'American Hustle' takes you for a ride

Freitag, Dezember 20, 2013 | by: Greg Elwell

One very neat trick in David O. Russell’s new film, “American Hustle,” is that it remains entertaining--funny, even--as the stakes soar to dizzying heights.

A loose retelling of the ABSCAM story (it even starts with a title card that says “Some of these things actually happened”), “American Hustle” begins with another interesting feat, as it tries to make us forget that Christian Bale is Batman. As the schlubby, worn down con man Irving Rosenfeld, Bale meticulously applies his toupee. It’s a telling moment for the character, a man who is both proud and ashamed, crippled by doubt and possessing incredible confidence.

He is being pushed and prodded by Richie DiMaso (a permed Bradley Cooper), an FBI agent using Irving’s talents to make big corruption cases. His leverage is Amy Adams as Sydney Prosser, Rosenfeld’s mistress and business partner.

The plot is actually pretty simple. Rosenfeld and Prosser are trying to get free of the FBI’s grasp. DiMaso is trying to make a name for himself. The eventual targets of their sting are various Congressmen and New Jersey Mayor Carmine Polito, played ably and with great hair by Jeremy Renner.

And, like a runaway bulldozer, there is Jennifer Lawrence as Irving’s wife, Rosalyn. In role that could have fallen flat, Lawrence is a force of nature. She’s wildly unpredictable, clearly crazy and unforgettable. Her desperation to hold onto her husband, or at least find a safe landing spot after he leaves, is the engine that powers the film’s second half.

What sets “American Hustle” apart from so many scam artist films is the depth and the realism. Personally, I think the “Ocean’s” films are entertaining and well made, but they’re the very cute, very slick “I had it all figured out from the beginning” variety of movies. That’s fine. I love those. But this is an actor’s film. This is about letting actors tell you a story that goes much deeper than the words on the page.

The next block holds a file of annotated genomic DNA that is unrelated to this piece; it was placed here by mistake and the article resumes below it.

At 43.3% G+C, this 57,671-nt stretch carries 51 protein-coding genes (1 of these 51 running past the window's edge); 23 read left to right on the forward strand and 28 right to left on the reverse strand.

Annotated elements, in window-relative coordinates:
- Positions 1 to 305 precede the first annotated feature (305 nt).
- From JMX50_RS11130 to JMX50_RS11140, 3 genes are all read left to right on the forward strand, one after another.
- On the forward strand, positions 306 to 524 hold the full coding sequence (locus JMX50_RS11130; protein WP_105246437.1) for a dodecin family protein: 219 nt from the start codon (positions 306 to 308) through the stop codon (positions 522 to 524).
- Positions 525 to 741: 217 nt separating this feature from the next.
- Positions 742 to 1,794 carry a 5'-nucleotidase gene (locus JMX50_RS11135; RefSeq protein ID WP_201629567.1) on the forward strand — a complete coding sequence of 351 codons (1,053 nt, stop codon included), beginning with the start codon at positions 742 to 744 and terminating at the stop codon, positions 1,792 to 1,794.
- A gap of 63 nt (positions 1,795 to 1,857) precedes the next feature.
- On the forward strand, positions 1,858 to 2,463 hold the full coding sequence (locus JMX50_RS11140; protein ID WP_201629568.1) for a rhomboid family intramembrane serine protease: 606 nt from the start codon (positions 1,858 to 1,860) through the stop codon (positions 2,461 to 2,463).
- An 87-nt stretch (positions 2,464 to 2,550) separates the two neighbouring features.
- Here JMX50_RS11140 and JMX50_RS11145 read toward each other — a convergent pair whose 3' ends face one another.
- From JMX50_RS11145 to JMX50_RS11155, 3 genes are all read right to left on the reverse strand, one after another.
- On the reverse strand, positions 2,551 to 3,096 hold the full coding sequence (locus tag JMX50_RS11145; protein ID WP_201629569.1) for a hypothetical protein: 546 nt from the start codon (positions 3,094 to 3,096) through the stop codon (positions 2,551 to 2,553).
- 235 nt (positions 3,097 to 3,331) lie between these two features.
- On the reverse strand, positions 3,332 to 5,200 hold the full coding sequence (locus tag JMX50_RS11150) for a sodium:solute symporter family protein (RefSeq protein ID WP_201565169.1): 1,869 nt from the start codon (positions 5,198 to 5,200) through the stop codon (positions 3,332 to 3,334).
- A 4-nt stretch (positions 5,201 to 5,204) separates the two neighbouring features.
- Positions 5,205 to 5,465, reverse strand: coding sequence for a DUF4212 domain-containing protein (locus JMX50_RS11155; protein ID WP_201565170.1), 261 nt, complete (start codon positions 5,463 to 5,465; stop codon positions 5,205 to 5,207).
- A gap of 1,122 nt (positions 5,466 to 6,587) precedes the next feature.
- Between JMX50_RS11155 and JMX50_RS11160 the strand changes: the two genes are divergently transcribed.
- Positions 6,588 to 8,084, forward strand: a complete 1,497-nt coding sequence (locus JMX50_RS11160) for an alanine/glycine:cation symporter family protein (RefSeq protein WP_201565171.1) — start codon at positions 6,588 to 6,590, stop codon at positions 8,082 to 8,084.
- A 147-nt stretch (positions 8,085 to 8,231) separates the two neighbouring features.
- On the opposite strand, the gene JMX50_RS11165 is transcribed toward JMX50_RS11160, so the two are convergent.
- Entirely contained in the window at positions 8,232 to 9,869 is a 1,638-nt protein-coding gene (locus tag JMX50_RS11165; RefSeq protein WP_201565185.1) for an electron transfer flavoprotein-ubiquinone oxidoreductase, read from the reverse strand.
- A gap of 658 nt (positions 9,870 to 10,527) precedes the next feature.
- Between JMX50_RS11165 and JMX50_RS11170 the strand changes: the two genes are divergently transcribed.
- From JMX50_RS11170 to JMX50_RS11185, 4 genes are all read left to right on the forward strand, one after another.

While less showy than his “Silver Linings Playbook” co-star, Cooper brings a dangerous energy to his portrayal of DiMaso. Though he’s working for the FBI, it’s clear he’s enamored with the world of scam artists and throughout the film, he is often seen fooling himself. The manic patter he displays in the interrogation room with Adams is exciting and funny, but it’s clear he means business.

Cooper also seems to have a lot of fun showing off his character’s cocaine addiction without ever explicitly revealing it. Lots of little details are in place and all of them make perfect sense for what he’s doing.

As Prosser/Lady Greenlee, Adams is eye-catching and troubled. Again, this is where “American Hustle” diverges from other con-man movies. She doesn’t have all the answers. She’s desperate for a way out and, rather than trust the man she claims to trust implicitly, she begins finding her own way with DiMaso.

I don’t yell at movie screens, but there were several times during this one where I wanted to grab each of the characters by the shoulders and say, “No, you’re screwing this whole thing up!” That you begin to care about each of them sneaks up on you and suddenly you’re very invested in a happy ending that might very well not show up.

Bale’s quiet performance as Rosenfeld can’t be overlooked, though it’s much less flashy than his co-stars. He might be spinning lies, but Irving is probably one of three or four people on screen who have their feet firmly planted in reality. He’s not happy to be doing work for the FBI, but he’s trying to do it right. That becomes increasingly difficult to do with both Prosser and DiMaso going rogue.

Another victim of DiMaso is his boss, played by a beaten (both figuratively and literally) Louis CK. He’s clearly trying to tame a wild horse and finding that no one is interested in helping. Even though the role is played pretty straight, Louis’s eyes bring a lot of humor to his scenes.

And give credit to Renner, who breaks hearts as Polito. He really is just trying to do the right thing, albeit in the wrong way; and his intense and sudden friendship with Irving make the film both enjoyable and unbearable to watch.

The direction and cinematography are wonderful. The film stays visually interesting without ever making the story hard to follow. Russell opens up the lens and lets the actors tell the story, but he finds amazing details to focus on in order to drive his point home.

“American Hustle” is a joy to watch, which you can’t say for all award-winning films. (Oscars seem almost certain for this one.) I give it 9 of 10 unbilled Robert De Niro smile-frowns.

“American Hustle” is rated R for pervasive language, some sexual content and brief violence.

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